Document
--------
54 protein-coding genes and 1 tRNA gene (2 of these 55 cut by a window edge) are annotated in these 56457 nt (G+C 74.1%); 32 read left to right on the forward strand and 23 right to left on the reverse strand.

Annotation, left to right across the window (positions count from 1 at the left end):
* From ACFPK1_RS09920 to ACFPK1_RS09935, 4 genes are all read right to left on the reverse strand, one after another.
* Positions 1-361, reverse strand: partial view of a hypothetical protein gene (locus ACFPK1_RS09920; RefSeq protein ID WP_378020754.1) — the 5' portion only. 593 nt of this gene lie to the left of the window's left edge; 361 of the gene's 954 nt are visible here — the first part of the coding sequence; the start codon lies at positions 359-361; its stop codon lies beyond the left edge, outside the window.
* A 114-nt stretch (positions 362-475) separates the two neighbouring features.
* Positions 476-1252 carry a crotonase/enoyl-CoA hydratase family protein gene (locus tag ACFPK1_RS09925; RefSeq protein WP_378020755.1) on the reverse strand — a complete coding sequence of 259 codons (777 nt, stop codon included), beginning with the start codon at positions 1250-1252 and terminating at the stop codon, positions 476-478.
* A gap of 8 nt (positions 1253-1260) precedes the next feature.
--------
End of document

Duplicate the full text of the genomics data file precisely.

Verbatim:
54 protein-coding genes and 1 tRNA gene (2 of these 55 cut by a window edge) are annotated in these 56457 nt (G+C 74.1%); 32 read left to right on the forward strand and 23 right to left on the reverse strand.

Annotation, left to right across the window (positions count from 1 at the left end):
* From ACFPK1_RS09920 to ACFPK1_RS09935, 4 genes are all read right to left on the reverse strand, one after another.
* Positions 1-361, reverse strand: partial view of a hypothetical protein gene (locus ACFPK1_RS09920; RefSeq protein ID WP_378020754.1) — the 5' portion only. 593 nt of this gene lie to the left of the window's left edge; 361 of the gene's 954 nt are visible here — the first part of the coding sequence; the start codon lies at positions 359-361; its stop codon lies beyond the left edge, outside the window.
* A 114-nt stretch (positions 362-475) separates the two neighbouring features.
* Positions 476-1252 carry a crotonase/enoyl-CoA hydratase family protein gene (locus tag ACFPK1_RS09925; RefSeq protein WP_378020755.1) on the reverse strand — a complete coding sequence of 259 codons (777 nt, stop codon included), beginning with the start codon at positions 1250-1252 and terminating at the stop codon, positions 476-478.
* A gap of 8 nt (positions 1253-1260) precedes the next feature.